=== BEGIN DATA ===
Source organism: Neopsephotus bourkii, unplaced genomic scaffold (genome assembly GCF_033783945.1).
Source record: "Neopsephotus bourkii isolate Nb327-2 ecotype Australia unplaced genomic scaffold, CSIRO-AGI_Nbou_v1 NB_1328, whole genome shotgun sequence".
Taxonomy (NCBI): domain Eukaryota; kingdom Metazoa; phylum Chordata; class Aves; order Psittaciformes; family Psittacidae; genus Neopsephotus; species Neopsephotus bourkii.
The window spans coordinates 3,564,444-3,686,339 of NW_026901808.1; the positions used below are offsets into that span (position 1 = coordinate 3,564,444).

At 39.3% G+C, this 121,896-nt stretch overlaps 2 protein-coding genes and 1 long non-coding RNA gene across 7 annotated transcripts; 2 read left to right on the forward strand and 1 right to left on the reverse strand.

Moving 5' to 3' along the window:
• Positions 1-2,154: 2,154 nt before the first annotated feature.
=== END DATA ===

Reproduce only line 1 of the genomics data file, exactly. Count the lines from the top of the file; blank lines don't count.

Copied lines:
Source organism: Neopsephotus bourkii, unplaced genomic scaffold (genome assembly GCF_033783945.1).